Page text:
The 1940 U. S. Census Community Project is set up and ready to start indexing but they need volunteers. If you haven't already done so, please go there right now and register. If you are an indexer for FamilySearch then you know the ropes and are ready to hit the ground running. If you have never indexed before, trust me, it's not hard. By volunteering you are not committing to an amount of time or a particular schedule. Index as much as you can as often as you can. Every little bit will help. 

If you register now, download the indexing software and complete a practice batch simulating indexing the 1940 U. S. Census, you will be entered to win one of three VISA gift cards valued at $100 or $50. Follow the instructions in Weekly Contest - Week of March 19 on The 1940 U. S. Census Blog to be eligible to win.

Some societies have joined the indexing project so you might want to check with your local or state organizations about joining their efforts. I know the Kentucky Historical Society is participating. Check out their blog to find out how to get linked up with them. If you are new to indexing, they even have some classes.

Many researchers are creating lists of people they want to look for and trying to narrow down which Enumeration District they will likely be in but I'm not bothering with that right now. I already know that there is no way I will find the people I want most without the index. The faster we get this thing indexed, the faster we will all be finding those records we want most.  


Disclosure: As member of the1940census.com ambassador program this blog post enters me into a drawing for a Kindle Fire. 
 

Monday, March 19, 2012

How I Use in My Genealogy Database

Last week, Susan Clark of Nolichucky Roots started a discussion about genealogy database software in her post Getting Down to the Basics by asking "What is it you use the program for? Specifics, I beg of you." I made a couple of comments to Susan's post but I think a little more detailed answer to that question might be a good starting point for helping me figure out my genealogy workflow. That is something I've been thinking about since I attended "A Report Card for the Genealogy Software Industry" last month at RootsTech.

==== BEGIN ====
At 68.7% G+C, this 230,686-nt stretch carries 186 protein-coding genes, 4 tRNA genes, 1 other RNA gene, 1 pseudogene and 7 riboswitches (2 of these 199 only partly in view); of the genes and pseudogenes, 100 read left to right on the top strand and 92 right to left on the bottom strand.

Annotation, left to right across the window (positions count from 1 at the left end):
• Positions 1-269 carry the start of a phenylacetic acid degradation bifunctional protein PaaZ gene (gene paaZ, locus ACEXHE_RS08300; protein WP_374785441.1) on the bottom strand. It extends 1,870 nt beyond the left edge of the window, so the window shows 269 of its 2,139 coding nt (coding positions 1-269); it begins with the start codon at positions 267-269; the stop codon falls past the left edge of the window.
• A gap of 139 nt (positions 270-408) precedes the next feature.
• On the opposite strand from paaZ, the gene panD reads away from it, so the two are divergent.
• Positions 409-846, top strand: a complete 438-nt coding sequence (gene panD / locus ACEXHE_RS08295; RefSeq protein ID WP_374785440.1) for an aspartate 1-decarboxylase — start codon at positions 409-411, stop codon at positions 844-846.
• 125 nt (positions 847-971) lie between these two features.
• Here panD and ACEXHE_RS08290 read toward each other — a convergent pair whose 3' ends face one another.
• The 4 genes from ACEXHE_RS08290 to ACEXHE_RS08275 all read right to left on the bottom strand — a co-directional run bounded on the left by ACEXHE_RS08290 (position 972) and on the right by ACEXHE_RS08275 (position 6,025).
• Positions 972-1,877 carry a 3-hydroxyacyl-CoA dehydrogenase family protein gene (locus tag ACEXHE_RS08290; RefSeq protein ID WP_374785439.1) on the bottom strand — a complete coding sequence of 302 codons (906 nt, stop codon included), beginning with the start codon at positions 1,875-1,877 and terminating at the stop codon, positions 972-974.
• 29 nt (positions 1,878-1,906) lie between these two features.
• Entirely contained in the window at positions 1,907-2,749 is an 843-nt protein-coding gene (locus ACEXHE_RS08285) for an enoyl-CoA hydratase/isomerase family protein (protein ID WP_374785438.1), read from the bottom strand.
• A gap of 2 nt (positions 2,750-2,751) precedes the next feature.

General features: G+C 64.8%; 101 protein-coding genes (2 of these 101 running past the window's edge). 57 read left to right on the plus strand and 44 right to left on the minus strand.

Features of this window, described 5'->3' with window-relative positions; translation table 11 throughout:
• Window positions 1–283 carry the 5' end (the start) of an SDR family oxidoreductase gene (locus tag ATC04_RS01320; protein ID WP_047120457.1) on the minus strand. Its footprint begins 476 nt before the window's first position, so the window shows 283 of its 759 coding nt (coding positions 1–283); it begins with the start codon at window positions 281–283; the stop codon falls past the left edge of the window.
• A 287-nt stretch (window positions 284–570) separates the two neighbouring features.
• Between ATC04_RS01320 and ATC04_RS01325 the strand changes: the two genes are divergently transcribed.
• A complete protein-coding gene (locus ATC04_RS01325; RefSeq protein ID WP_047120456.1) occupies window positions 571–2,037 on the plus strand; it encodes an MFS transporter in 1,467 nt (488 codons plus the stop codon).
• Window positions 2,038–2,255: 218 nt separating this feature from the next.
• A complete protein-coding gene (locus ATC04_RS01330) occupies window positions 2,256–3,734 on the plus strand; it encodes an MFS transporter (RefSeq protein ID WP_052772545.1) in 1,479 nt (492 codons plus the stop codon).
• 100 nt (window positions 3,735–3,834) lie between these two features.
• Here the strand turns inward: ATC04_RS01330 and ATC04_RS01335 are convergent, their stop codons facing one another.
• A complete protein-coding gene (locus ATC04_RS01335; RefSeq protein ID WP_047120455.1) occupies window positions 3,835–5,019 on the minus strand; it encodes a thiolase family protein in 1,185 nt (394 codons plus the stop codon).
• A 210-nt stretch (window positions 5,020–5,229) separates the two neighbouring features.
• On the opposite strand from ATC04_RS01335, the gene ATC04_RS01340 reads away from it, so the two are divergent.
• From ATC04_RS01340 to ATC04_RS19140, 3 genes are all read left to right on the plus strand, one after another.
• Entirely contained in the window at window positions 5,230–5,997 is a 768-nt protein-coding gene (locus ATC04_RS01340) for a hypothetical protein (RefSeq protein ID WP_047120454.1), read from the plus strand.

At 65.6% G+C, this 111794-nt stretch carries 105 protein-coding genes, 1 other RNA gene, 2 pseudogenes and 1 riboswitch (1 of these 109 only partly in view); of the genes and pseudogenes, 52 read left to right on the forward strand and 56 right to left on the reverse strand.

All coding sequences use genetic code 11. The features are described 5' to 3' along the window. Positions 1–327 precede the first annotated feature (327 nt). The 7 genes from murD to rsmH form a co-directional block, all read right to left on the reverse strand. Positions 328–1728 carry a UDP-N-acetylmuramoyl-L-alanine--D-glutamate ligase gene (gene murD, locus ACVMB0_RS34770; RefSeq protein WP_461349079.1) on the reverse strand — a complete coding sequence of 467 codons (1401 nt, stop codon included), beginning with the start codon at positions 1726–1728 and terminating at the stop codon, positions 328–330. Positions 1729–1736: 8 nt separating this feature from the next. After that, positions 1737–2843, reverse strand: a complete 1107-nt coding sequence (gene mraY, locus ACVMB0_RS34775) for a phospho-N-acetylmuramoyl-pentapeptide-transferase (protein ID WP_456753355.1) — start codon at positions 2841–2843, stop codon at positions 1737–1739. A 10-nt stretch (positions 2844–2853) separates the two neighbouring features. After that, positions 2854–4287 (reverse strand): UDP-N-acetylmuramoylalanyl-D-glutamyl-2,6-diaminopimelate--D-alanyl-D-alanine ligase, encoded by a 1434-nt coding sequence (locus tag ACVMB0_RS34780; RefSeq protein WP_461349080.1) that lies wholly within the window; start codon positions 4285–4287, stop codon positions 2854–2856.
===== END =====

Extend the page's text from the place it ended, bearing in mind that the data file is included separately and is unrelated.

My genealogy database software is Legacy Family Tree  and I'm using the latest version of the Deluxe Edition. The number one thing I use Legacy for is to organize and track my data. I function best when everything is in one place. Of course, I have a structure of folders that hold specific records, documents and photos but I link almost everything to my database in some way. If you ask me what I have on someone, I go straight to my database.  

Legacy has the usual date and place fields for birth, marriage, death and burial information. I use "Events" to document most everything else. I rarely use the "General Notes" or the Birth, Death and Burial notes because I like Events better for several reasons but mainly because it's easier for me to see at a glance what I have (and what I don't have). Each event has its own notes section so using them does not limit the ability to write a narrative. Events allow me to add photos and records to individual pages on my website. I create Events for things many people would say are not really events - like headstone photos. Events can be private so all those little (and big) things that I do not want to share with the world can still be included in my database which means I don't lose track of them.

I use "Research Notes" sorta like a junk drawer in the kitchen. They are messy and you never know what might be in there. If I see something online that I need to look into, get information in an e-mail from someone researching a common line or am working on a theory about some relationship, it is all thrown into "Research Notes." Sometimes I add explanations for why I believe something is right or wrong but I'm getting away from that habit in favor of having analyses/conclusions in their own Event. 

I use the SourceWriter templates and attach images, PDFs and Word documents to my sources. I know my digital filing system well enough to find anything quickly but if I'm already in Legacy and looking at a source, viewing that source document is only a couple of clicks away.